Development: What attracted you to a career in commercial real estate?
Andrew VanHorn: As a child, I enjoyed building with Legos, blocks, hammers, nails and wood. But now I understand real estate is more than building things; it’s about having a lasting generational impact on people and places. It involves creating thoughtful and artfully delivered communities that enhance people’s lives.
Development: Was your family involved in commercial real estate as well?
VanHorn: My father and grandfather were in the trucking business in northern New Jersey where I grew up. The business started out with dairy farming and moved into orange juice and water and other products that were delivered up and down the East Coast. We owned garages and large real estate facilities where all the work happened. The entrepreneurial attitude of running a company, of taking care of people and of building something, was instilled in me at a young age.
Development: What compelled you to join Dweck Properties?
VanHorn: Dweck created a brand-new company in 2021, which grew from 50 years of family real estate investing, and their culture inspired me because it is built on the thesis that extraordinary care of our employees translates into extraordinary care of our residents — creating higher value and profits. This focus has begun to shape a highly engaged team that is already outperforming and producing powerful results. This new culture, combined with the entrepreneurial family investment attitude, created a perfect opportunity for me. Together with the Dweck family, we are building something pretty extraordinary here.
Development: What does leadership mean to you?
VanHorn: Leadership is about cultivating leaders at every level who embody qualities such as courage, humility, integrity, kindness and creativity. That is the magic of our company — leadership is not about title or hierarchy at Dweck. It’s about an ethos that lies with everyone. It’s my responsibility to foster this leadership mentality in our teams, their properties, their projects and their relationships. This applies to not only our senior team, but also to property managers, leasing teams, our engineers, concierges — everyone. To me, leadership means understanding the strengths of your team, creating a vision for the organization and then providing the necessary support and guidance to make that vision a reality. I believe in the servant leadership model, which involves uniting people around a shared vision and then empowering them to carry it out.
Development: What is your primary role as president and chief development officer at Dweck Properties?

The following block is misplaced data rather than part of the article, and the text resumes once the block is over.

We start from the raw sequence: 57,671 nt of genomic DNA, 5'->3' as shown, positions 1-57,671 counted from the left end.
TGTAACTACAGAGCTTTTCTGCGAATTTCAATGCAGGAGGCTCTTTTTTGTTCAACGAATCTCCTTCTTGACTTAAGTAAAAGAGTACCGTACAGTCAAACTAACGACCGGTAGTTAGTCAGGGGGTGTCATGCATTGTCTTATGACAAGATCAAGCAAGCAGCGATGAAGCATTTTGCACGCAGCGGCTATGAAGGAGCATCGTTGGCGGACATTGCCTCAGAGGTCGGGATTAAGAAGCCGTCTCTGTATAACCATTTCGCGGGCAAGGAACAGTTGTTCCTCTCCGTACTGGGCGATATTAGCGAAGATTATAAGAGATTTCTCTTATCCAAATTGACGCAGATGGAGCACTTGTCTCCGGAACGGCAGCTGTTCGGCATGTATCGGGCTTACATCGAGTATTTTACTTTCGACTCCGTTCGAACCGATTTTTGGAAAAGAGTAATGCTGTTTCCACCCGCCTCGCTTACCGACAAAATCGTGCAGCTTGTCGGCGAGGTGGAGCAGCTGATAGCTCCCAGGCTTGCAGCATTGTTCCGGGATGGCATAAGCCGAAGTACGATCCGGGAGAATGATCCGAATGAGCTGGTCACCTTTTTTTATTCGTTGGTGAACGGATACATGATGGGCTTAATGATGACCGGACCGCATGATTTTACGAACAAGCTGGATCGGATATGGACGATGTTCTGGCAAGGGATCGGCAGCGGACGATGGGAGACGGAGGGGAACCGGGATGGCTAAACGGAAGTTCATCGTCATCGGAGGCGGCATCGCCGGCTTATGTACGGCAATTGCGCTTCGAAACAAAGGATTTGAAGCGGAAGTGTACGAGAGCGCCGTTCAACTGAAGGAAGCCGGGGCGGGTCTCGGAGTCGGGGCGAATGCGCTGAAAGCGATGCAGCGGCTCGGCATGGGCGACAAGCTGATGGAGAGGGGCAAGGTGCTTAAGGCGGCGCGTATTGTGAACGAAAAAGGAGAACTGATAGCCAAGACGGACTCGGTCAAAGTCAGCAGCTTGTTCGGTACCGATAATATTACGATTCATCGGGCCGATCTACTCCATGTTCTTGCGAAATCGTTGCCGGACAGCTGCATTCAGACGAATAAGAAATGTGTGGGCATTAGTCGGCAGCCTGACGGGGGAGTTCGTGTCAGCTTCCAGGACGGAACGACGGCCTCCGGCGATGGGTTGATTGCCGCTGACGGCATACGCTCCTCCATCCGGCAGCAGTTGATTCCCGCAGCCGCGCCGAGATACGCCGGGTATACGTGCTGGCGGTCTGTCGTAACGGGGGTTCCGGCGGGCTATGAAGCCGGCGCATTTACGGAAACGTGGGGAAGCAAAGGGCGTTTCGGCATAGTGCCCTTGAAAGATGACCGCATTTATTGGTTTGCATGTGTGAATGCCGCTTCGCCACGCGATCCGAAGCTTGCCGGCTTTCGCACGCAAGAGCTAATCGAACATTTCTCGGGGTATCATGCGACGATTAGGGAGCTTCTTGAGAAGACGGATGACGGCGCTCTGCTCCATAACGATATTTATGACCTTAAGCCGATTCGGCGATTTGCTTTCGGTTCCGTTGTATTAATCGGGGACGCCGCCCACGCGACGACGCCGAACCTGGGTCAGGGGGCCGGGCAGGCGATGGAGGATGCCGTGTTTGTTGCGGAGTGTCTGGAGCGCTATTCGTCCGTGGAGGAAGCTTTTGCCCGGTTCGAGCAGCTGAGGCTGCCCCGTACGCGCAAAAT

VanHorn: My primary role is to inspire the entire team in every area of the business. As a company, we have enormous potential. Our assets are in great, thriving submarkets, and our team is energized and primed for growth. My role is to realize our potential — by setting short-term and long-term strategies — and then coaching, inspiring and supporting at every level of the company to get us there. I devote time to engaging with individuals throughout the company. My aim is to ensure that all our people feel seen as valued business partners with a seat at the table. Aligning the business potential with the team’s capabilities paves the way for growth and value generation.
Development: What qualities do you look for when hiring senior people?
VanHorn: The key qualities I look for in senior leaders are curiosity, kindness, passion and a lack of defensiveness. If a person is interested in learning, partnering with others and owning their mistakes, I can build anything with them. We truly encourage input from everywhere, and focus on empowering others. That means there’s no room for ego. Joy is also important here. I look for positivity, and people who will be active contributors to our culture.
Development: Are you looking for the team player or the star who can hit the big home run?
VanHorn: I look for the team player who will fit in with our culture and add that additional building block. I don’t want someone who will try to hold up the entire tower alone. I want someone who will hold up the tower with 10 other people. Doing it that way creates so much more resiliency and capacity within the organization than having a unique star.
Development: What has been your greatest leadership challenge at Dweck Properties?